At first we built a basic cloud API for them. (We spun up a single-core EC2 instance with a light Flask/gunicorn webserver handling JSON requests/responses, redis for message queueing, and a custom serving process keeping the model hot and reading/writing scoring requests to the queue.) After discussing who would maintain it, we realized that with Zidisha’s current modest throughput (tens of applicants per day, so << 1 QPS), the whole thing was overkill. Waiting a minute to score an application is not a big deal, so we simply wrote a python script for Zidisha to run locally for each new applicant. The script that loads the model from disk, computes the borrower features from a series of db queries, scores the borrower, and writes the scoring results to another table whose schema we designed. It turns out that sometimes (usually, even), fancy architectures are just not required.
We talked about trade-off between fraud prevention and giving loans to people in need, but there is always more complexity. For example, in addition to loan availability there is also the question of capital availability (how many loans can be funded?). If capital is especially tight on a given month and only half the loans would be able to get funded, then it’s OK to tighten the application approvals, ensuring that the limited funds are directed to the least-risky borrowers. Having such a dynamic threshold adds extra challenge, but we need to consider all real-world facets of the problem we’re solving.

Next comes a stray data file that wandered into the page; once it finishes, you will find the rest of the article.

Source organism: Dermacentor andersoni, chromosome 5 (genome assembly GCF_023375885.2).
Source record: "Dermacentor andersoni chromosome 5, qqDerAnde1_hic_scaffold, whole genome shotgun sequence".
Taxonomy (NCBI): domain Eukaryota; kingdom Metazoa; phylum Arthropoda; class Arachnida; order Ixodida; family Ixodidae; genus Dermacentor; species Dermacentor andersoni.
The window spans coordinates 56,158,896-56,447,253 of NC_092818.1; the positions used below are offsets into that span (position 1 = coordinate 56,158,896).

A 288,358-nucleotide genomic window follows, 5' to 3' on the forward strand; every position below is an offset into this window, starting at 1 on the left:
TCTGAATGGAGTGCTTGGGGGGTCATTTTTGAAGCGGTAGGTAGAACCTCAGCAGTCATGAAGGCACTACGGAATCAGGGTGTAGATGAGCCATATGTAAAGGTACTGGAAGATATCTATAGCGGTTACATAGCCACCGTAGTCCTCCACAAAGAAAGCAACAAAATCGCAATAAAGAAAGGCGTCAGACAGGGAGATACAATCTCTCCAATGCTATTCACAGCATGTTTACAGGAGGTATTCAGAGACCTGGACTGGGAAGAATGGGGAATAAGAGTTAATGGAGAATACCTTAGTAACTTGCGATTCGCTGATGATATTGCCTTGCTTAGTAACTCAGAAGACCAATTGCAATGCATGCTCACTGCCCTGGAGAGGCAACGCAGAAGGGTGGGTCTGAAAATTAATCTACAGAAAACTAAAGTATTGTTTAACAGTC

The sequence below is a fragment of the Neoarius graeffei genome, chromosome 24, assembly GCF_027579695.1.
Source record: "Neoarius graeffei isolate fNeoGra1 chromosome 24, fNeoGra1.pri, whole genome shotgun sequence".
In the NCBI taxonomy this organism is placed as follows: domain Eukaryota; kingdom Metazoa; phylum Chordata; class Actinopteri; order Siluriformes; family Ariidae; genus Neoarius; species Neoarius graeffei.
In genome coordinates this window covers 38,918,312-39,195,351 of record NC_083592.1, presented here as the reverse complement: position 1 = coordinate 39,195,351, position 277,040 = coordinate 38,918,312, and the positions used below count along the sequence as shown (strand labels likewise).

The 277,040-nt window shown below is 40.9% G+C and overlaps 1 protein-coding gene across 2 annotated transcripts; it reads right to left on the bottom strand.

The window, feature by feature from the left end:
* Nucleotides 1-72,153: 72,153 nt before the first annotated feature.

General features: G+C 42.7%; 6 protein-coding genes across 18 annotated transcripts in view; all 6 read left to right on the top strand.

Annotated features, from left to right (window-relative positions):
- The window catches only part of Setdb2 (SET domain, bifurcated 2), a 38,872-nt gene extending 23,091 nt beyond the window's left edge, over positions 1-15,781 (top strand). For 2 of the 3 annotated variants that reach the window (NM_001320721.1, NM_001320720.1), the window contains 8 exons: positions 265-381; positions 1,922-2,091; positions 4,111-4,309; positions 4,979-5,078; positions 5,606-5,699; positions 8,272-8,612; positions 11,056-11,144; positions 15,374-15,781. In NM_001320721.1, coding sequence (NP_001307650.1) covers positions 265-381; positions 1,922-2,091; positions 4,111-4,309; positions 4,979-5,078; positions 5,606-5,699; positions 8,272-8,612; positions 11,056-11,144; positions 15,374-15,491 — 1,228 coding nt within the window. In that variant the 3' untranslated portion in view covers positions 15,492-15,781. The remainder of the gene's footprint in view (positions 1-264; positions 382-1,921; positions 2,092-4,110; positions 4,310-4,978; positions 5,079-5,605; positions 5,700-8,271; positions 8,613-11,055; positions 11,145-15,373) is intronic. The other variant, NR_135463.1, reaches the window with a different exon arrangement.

There is no “typical” Bayes project, but this one spans a broad range of things we might need to do. We researched the relevant domain of the social problem in question (microfinance, poverty, credit risk, fraud). We rolled up our sleeves to collect, extract, and convert the client’s dataset into a clean and intelligible format. We brainstormed and tested different features, algorithms, and parameters to find the most appropriate model for our use case, carefully evaluating our performance. We translated the model’s value into real business concerns for the client, making critical decisions about its use. Somewhere in there we took a break and ate ice cream. Finally, we helped with the surgery of getting this model into a live, beating-heart system until it breathed air.
Social problems are messy, complicated, and subjective to measure, but that’s exactly why they’re so crucial to work on. Many social issues may never be fully “solved,” but by amassing teams of talented and deeply motivated individuals, we can get surprisingly far.